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January 29, 2011

How my piano lessons changed my life

Filed under: General Stories — admin @ 10:10 am

As a child, I studied regular things in school, as well as piano, and cello. Looking back, I got a better education in High School than in college simply because I was with good teachers all day long. At college, I had teachers that didn’t really teach much. They lectured, but did not make sure we understood what was being taught. Looking back on High School, I benefited from Debate Class, AP Biology, Typing and Sex Ed. I actually learned a lot in those classes and used the learning in real life while I never used Physics, advanced math or history though.

My parents were serious musicians. My mother was a concert pianist and my father was an accomplished amateur cellist. There was music in the house my entire childhood, and I probably remember a lot of it from when I was a fetus. I played in five orchestras during High School, and did a lot of music with cello playing. But, the one educational endeavor that seemed to have changed my life was my piano lessons and not the other classes. I think I should let my piano teacher know.

My piano lessons were taken from age eight to sixteen. I quit then because I had too much going on in my life and couldn’t take it any more. My piano teacher was strict and mean. There were no ends to her demands and she was never happy. She nitpicked everything I did — to death. It was very painful because nothing I did was ever right. The demeaning aspect of the lessons was very bad for my self image. However, I learned something very critical which helped me immensely for the rest of my life in all of my serious endeavors.

My piano teacher taught me the art of grueling practicing difficult passages over and over and over with meticulous care. I am a sloppy person, or at least was. I am still sloppy, but a lot less sloppy as a result of that teacher who was the pickiest I have ever had. Can you imagine practicing a passage one thousand times every day paying attention to every subtle detail? The musical aspect was nice, but did not help me. It was the discipline to put up with grueling and repetitive work. So, how did this discipline help specifically during the rest of my life?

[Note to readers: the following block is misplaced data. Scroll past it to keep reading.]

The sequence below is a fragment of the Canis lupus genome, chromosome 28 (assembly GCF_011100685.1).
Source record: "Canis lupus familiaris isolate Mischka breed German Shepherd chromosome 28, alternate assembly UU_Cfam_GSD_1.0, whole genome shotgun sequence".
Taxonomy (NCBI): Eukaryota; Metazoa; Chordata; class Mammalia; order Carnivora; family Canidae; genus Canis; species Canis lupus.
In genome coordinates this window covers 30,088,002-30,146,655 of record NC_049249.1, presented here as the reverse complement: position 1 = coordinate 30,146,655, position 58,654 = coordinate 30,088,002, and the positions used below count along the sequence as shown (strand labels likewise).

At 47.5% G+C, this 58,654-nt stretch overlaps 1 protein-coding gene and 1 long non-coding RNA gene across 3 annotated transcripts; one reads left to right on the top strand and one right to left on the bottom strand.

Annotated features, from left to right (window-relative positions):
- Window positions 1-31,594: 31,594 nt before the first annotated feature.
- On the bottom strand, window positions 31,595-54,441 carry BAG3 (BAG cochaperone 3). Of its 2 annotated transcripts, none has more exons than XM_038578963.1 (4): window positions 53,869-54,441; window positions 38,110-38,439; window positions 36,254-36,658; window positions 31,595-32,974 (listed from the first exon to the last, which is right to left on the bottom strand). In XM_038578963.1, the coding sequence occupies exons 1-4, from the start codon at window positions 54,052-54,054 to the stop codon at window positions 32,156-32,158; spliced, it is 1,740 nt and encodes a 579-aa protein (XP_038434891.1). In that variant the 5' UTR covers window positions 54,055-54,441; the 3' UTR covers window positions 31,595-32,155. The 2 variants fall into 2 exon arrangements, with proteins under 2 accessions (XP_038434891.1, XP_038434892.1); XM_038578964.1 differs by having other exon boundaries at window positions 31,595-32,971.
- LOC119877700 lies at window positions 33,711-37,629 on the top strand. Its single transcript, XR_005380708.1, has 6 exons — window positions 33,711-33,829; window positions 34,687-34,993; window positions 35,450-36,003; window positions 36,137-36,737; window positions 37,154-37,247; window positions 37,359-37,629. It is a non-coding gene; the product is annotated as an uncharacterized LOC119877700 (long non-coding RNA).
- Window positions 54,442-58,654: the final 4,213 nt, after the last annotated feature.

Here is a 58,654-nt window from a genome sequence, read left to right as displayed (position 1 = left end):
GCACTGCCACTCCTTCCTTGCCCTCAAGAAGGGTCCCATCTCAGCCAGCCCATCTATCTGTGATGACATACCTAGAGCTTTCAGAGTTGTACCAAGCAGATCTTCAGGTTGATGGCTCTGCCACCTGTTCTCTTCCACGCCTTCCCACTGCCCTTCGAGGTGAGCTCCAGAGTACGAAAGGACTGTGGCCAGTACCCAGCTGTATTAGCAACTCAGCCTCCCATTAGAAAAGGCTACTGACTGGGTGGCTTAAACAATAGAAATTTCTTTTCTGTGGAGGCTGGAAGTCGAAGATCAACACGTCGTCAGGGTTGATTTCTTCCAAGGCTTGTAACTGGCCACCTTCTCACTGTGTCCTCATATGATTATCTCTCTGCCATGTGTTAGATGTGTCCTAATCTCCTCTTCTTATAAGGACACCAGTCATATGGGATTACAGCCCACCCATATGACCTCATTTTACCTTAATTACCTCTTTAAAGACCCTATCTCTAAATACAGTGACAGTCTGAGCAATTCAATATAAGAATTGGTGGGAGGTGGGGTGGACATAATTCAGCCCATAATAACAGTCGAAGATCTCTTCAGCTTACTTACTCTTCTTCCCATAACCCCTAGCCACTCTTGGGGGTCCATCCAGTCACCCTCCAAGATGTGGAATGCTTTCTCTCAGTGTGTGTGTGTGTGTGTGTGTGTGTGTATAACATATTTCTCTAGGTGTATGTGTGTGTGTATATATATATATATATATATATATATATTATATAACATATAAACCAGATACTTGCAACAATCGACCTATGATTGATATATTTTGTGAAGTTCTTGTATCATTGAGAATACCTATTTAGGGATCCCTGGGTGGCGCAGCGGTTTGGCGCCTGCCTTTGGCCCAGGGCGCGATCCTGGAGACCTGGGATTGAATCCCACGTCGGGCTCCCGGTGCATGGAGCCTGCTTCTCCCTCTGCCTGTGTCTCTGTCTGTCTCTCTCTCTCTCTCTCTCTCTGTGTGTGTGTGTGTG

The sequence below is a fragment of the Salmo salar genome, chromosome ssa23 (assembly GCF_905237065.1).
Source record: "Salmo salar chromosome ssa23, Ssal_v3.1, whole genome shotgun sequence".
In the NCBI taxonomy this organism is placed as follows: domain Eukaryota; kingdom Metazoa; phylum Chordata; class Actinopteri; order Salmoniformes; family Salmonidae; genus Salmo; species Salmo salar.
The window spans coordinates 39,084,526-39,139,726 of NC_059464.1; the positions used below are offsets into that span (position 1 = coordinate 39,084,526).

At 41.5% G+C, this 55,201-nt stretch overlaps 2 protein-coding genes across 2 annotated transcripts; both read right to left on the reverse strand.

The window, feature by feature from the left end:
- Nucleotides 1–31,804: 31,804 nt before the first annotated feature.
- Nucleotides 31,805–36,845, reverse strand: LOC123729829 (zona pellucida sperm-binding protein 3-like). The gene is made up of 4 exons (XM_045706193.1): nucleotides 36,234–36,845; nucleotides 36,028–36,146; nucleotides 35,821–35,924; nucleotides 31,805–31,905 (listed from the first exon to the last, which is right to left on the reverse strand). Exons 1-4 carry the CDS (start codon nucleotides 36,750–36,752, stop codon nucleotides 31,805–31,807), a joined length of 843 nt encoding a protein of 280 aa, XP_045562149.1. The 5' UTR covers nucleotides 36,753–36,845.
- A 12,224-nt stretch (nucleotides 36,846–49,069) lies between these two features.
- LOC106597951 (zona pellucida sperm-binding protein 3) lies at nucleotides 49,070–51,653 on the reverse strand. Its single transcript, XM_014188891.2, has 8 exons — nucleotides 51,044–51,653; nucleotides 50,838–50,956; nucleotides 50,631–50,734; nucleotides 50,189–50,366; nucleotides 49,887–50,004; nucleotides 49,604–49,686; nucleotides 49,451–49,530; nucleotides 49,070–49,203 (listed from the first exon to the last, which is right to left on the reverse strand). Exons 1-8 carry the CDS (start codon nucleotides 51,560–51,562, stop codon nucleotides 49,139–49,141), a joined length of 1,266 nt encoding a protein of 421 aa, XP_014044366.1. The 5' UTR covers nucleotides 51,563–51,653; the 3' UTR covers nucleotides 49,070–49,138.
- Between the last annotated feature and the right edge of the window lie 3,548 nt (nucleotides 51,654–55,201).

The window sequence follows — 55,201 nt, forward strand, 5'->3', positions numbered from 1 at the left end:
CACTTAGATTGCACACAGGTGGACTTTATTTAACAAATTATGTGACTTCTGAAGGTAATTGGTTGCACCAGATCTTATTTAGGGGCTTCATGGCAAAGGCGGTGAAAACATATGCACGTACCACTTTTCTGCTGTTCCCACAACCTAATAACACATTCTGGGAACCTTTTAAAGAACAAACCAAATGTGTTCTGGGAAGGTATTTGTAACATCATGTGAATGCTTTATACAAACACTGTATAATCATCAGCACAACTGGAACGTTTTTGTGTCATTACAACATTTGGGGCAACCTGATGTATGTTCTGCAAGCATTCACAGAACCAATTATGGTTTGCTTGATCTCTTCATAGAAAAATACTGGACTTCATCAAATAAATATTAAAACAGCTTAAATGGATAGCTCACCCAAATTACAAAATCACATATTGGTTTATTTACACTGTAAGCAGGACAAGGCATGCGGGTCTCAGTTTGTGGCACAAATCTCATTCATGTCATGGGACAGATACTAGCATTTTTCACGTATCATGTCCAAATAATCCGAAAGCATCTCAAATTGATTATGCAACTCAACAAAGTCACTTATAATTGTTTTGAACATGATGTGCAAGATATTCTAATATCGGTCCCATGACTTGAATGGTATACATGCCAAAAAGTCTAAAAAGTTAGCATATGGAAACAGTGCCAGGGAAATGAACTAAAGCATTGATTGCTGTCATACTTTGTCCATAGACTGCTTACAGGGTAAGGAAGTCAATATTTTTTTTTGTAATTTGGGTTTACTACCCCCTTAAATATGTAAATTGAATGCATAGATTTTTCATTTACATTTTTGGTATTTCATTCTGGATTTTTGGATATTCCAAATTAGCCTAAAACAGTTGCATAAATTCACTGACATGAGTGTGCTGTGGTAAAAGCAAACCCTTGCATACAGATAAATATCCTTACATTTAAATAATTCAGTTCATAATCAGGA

During college I studied Chinese. It had been my life ambition to speak different languages. I studied French, Spanish, Japanese, Arabic, and Chinese. But, Chinese was my true love. The problem is that it is hard as hell, and I studied hard for years. I am still only at the 50% level in Chinese. But, this grueling discipline of practicing passages over and over were how I learned to become fluent in this exotic language and how I learned to write. Without piano lessons I would never have had the discipline to do this.

After college I could not get a good job so I had to be a courier. Once again, fourteen hour days of grueling work. I finally couldn’t take it anymore. Then, I became a teacher. I had to teach others and go through grueling pronunciation lessons teaching Chinese people the art of pronouncing English in a way that Americans could understand. I handled the disciplinary aspects of the work, but my students did not want to be understood — they wanted to speak however they wanted to with complete disregard for correctness. They remind me of Notaries who fail my test who want to do notary work however, and whenever without regard for the correct application of rules and safety precautions!

Finally, I became a Notary and created 123notary originally to market myself. Running 123notary requires tremendous discipline. Each year I put on thousands of free listings and call them to make sure they are still notaries. This takes an extreme amount of endurance doing the data entry day in and day out and tolerating endless phone calls.

Basically in short, without my piano lessons, I do not think I would be able to handle the workload of 123notary.

My only regret is as follows. As an adult, I have learned that Jean Philippe Rameau wrote much better harpsichord music than my hero J.S. Bach, and I regret not having been introduced to Rameau as a child. So, I listen to him on youtube.com.

If you want your children to have a good chance at success, musical education with quality teachers is as important or more important than academics. Please remember that piece of advice forever!


1 Comment »

  1. That is a very interesting story Jeremy! Thank you for sharing.

    Comment by Jude Gumbrecht — January 8, 2019 @ 10:30 pm

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